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|ID||Project||Category||View Status||Date Submitted||Last Update|
|0007709||OCaml||threads||public||2018-01-14 01:21||2018-12-19 15:12|
|Target Version||Fixed in Version||4.08.0+dev|
|Summary||0007709: [Thread.sigmask] does not mask signals|
|Description||When using [Thread.sigmask] to mask signals in some thread (that is, to make sure that signals are received in one particular thread, for example), it seems like signals can be received even by threads for which signals are blocked.|
As an example, I join a test to the bug report. In that example, 3 computation-intensive threads are launched, and the signals are blocked for those. In the main thread, I unblock the signal and setup a signal handler that raises an exception. By catching the exception, I can determine which thread handled the signal. It seems like any thread can receive the signal.
By reading the runtime of OCaml, the cause of the bug seems easy to understand: The posix thread that receives the signal sets [caml_pending_signals], and then any thread can see this flag and run the OCaml handler.
I am not sure what is the best way to fix this issue:
(a) Have a per-thread [caml_pending_signals]. When the current thread is not executing, the signal handler should access thread local storage of the current thread to set [caml_pending_signals]. The same kind of idea applies for [caml_something_to_do]. The main problem I foresee is that we will have to setup a different handler when the [Thread] module is loaded or not.
(b) Before launching an OCaml handler, check that the signal is not blocked in the current thread. If it is, then we do not do anything and let another thread handle the signal. Then, we will have to change the implementation of [unix_sigpending] to take into account [caml_pending_signals]. Moreover, while signal is pending, each minor gc pass will trigger a call to [sigprocmask], and I am not sure this has actual negligible performance cost.
Moreover, I have no idea how this will interact with GPR#1128.
|Tags||No tags attached.|
|Attached Files||test2.ml [^] (1,337 bytes) 2018-01-14 01:21 [Show Content]|
|This bug is triggered in Coq: this makes the timeout tactic sometimes miss the SIGALRM signal, and hence not stopping the current tactic in time.|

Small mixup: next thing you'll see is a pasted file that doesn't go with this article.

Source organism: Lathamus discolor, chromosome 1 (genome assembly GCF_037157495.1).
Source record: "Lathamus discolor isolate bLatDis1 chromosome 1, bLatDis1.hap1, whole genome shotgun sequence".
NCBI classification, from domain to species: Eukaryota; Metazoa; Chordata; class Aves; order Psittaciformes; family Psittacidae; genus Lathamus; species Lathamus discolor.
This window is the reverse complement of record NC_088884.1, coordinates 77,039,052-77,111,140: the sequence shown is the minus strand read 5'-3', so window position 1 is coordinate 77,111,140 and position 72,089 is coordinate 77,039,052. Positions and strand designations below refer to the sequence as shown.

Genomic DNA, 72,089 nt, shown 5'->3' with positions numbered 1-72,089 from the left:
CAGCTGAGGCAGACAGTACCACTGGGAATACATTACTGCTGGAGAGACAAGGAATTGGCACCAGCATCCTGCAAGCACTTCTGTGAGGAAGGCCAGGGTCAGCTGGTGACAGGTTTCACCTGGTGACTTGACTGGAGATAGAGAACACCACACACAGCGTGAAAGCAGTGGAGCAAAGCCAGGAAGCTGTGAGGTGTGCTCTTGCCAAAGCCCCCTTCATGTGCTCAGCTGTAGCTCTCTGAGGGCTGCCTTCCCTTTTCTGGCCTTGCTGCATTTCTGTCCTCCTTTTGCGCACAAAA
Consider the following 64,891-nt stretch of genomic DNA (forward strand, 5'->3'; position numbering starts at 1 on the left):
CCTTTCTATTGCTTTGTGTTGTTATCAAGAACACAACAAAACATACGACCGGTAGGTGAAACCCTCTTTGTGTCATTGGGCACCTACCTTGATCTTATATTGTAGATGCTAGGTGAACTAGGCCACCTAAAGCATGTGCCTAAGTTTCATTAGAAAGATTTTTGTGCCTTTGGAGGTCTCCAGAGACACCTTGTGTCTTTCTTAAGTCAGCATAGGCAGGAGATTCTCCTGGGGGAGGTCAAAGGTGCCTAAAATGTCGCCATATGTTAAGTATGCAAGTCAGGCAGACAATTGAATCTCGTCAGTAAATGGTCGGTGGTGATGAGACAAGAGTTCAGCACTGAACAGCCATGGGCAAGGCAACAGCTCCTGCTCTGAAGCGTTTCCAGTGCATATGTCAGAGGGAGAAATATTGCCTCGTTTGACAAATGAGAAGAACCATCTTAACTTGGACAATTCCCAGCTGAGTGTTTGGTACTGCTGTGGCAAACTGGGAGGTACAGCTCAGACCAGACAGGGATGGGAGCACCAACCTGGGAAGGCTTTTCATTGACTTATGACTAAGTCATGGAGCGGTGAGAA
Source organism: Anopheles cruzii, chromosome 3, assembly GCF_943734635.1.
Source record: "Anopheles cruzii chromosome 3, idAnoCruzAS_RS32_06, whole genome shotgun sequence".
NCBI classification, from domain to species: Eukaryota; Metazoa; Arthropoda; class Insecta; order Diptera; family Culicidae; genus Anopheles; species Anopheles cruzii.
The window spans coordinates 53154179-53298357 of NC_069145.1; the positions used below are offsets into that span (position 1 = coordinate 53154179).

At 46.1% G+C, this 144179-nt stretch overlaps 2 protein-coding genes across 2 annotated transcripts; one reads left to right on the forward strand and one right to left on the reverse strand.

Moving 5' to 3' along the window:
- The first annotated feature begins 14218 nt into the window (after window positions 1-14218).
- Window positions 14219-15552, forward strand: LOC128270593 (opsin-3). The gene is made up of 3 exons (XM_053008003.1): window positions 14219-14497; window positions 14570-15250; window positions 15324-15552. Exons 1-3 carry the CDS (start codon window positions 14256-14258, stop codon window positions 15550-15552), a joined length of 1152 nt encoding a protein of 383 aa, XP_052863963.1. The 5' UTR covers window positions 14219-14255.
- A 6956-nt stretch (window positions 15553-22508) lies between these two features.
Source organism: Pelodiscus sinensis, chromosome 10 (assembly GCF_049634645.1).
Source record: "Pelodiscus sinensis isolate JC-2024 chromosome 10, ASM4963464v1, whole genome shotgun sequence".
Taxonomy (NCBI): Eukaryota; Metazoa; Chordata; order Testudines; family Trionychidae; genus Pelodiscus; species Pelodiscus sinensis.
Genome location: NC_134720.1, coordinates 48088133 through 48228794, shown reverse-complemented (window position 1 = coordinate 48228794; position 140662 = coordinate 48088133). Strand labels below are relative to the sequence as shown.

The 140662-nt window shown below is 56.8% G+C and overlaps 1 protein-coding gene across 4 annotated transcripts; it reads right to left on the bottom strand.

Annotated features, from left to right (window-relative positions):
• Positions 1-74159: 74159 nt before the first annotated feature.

This is a known issue since 2007 or so, see 0004127.
In its current state `Thread.sigmask` is basically useless. One can think of per-thread sets of pending signals and the like. But the POSIX thread semantics (deliver the async signal to any thread that doesn't block it) is questionable to begin with, so it's not clear to me we should invest efforts in reproducing the POSIX semantics in OCaml.
|Fixed in GPR#2104.|
|2018-01-14 01:21||jacques-henri.jourdan||New Issue|
|2018-01-14 01:21||jacques-henri.jourdan||File Added: test2.ml|
|2018-01-14 01:24||jacques-henri.jourdan||Note Added: 0018832|
|2018-01-14 11:01||xleroy||Relationship added||duplicate of 0004127|
|2018-01-14 11:05||xleroy||Note Added: 0018833|
|2018-01-14 11:05||xleroy||Severity||major => minor|
|2018-01-14 11:05||xleroy||Status||new => confirmed|
|2018-12-19 15:10||jacques-henri.jourdan||Assigned To||=> jacques-henri.jourdan|
|2018-12-19 15:10||jacques-henri.jourdan||Status||confirmed => assigned|
|2018-12-19 15:10||jacques-henri.jourdan||Status||assigned => resolved|
|2018-12-19 15:10||jacques-henri.jourdan||Fixed in Version||=> 4.08.0+dev|
|2018-12-19 15:10||jacques-henri.jourdan||Resolution||open => fixed|
|2018-12-19 15:12||jacques-henri.jourdan||Note Added: 0019510|
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